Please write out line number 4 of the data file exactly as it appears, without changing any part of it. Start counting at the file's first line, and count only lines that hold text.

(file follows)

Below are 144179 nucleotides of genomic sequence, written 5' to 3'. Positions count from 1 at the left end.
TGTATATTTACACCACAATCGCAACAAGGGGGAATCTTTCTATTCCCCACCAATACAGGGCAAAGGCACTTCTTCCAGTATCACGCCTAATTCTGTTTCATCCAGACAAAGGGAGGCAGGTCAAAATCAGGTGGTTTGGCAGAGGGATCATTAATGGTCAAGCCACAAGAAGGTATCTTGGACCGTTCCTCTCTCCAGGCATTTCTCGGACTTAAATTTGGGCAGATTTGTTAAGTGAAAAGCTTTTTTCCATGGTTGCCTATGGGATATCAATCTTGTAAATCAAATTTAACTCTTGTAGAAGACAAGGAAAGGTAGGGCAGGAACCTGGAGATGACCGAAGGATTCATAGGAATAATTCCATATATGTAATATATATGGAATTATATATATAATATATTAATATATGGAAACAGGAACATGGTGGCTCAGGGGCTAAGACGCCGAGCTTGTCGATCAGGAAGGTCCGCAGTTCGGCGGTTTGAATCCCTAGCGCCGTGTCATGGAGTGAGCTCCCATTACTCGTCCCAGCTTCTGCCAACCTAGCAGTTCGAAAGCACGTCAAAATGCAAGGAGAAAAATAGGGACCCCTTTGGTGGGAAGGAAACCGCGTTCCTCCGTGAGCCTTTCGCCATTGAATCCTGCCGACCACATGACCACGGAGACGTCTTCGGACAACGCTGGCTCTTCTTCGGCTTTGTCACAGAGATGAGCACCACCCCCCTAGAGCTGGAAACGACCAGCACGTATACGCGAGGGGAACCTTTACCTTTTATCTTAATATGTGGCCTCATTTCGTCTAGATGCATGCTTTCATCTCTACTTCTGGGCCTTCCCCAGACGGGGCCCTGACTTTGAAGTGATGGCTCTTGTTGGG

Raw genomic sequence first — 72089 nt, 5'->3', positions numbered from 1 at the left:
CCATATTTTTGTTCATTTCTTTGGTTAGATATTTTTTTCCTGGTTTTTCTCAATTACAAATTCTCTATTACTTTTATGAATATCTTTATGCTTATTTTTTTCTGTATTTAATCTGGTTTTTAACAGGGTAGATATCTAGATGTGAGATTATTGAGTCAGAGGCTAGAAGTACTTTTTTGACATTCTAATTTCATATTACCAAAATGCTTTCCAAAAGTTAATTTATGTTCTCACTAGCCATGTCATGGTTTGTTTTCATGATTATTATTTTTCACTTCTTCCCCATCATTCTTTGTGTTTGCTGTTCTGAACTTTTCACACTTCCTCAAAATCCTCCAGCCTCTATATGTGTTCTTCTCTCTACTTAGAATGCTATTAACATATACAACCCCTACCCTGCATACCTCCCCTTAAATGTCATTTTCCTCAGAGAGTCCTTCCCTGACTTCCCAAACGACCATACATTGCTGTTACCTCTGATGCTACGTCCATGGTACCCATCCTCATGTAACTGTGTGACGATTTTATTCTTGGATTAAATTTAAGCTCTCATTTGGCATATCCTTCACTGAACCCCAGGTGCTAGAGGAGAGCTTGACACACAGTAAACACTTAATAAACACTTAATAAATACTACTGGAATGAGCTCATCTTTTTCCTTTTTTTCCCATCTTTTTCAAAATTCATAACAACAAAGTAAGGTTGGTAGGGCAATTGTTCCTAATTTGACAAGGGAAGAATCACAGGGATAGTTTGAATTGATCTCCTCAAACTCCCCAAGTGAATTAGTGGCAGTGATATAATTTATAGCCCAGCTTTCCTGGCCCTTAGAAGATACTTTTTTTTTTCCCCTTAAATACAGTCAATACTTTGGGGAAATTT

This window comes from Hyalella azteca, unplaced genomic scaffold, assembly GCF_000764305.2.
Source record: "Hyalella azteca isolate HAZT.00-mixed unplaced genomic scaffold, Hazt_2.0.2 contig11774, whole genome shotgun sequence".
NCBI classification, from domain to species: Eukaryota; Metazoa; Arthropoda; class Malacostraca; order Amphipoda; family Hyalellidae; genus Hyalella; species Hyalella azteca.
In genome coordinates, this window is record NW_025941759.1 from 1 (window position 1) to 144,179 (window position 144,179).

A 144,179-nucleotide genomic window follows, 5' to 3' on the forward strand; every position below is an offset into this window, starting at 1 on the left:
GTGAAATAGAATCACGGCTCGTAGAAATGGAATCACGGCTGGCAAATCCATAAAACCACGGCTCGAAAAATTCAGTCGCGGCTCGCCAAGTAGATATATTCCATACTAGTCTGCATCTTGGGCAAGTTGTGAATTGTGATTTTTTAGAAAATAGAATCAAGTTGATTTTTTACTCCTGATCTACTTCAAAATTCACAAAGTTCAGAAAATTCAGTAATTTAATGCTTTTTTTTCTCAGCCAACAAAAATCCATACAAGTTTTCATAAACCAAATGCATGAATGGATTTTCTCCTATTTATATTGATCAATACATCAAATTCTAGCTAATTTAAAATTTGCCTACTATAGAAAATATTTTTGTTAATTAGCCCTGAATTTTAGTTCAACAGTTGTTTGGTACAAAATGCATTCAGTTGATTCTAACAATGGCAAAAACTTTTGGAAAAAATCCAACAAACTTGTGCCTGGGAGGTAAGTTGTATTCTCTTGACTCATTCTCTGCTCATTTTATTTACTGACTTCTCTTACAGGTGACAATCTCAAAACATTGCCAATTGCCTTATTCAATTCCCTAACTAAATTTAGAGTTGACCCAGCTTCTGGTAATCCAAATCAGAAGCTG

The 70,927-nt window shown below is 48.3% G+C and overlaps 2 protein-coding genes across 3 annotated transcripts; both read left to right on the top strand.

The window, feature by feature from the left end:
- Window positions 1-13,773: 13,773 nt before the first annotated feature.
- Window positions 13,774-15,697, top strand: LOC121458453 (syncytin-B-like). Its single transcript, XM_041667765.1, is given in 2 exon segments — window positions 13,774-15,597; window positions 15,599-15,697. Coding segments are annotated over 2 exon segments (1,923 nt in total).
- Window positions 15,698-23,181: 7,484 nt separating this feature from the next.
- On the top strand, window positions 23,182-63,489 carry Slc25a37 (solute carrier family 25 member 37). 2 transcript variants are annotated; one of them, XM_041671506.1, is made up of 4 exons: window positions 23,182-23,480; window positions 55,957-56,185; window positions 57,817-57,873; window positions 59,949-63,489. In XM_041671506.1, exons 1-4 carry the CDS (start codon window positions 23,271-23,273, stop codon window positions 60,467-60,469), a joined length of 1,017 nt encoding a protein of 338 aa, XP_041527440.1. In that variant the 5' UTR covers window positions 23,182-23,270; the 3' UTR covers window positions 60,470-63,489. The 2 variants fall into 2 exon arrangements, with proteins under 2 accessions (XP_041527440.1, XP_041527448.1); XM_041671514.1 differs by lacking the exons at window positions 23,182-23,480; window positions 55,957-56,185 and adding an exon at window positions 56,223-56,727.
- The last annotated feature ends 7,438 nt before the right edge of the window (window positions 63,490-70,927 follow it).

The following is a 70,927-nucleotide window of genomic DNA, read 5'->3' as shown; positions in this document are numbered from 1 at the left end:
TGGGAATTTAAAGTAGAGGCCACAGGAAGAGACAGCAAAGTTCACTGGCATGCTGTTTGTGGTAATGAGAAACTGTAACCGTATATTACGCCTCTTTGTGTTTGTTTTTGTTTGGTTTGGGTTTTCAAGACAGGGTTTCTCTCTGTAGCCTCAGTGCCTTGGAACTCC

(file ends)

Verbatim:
CCATATTTTTGTTCATTTCTTTGGTTAGATATTTTTTTCCTGGTTTTTCTCAATTACAAATTCTCTATTACTTTTATGAATATCTTTATGCTTATTTTTTTCTGTATTTAATCTGGTTTTTAACAGGGTAGATATCTAGATGTGAGATTATTGAGTCAGAGGCTAGAAGTACTTTTTTGACATTCTAATTTCATATTACCAAAATGCTTTCCAAAAGTTAATTTATGTTCTCACTAGCCATGTCATGGTTTGTTTTCATGATTATTATTTTTCACTTCTTCCCCATCATTCTTTGTGTTTGCTGTTCTGAACTTTTCACACTTCCTCAAAATCCTCCAGCCTCTATATGTGTTCTTCTCTCTACTTAGAATGCTATTAACATATACAACCCCTACCCTGCATACCTCCCCTTAAATGTCATTTTCCTCAGAGAGTCCTTCCCTGACTTCCCAAACGACCATACATTGCTGTTACCTCTGATGCTACGTCCATGGTACCCATCCTCATGTAACTGTGTGACGATTTTATTCTTGGATTAAATTTAAGCTCTCATTTGGCATATCCTTCACTGAACCCCAGGTGCTAGAGGAGAGCTTGACACACAGTAAACACTTAATAAACACTTAATAAATACTACTGGAATGAGCTCATCTTTTTCCTTTTTTTCCCATCTTTTTCAAAATTCATAACAACAAAGTAAGGTTGGTAGGGCAATTGTTCCTAATTTGACAAGGGAAGAATCACAGGGATAGTTTGAATTGATCTCCTCAAACTCCCCAAGTGAATTAGTGGCAGTGATATAATTTATAGCCCAGCTTTCCTGGCCCTTAGAAGATACTTTTTTTTTTCCCCTTAAATACAGTCAATACTTTGGGGAAATTT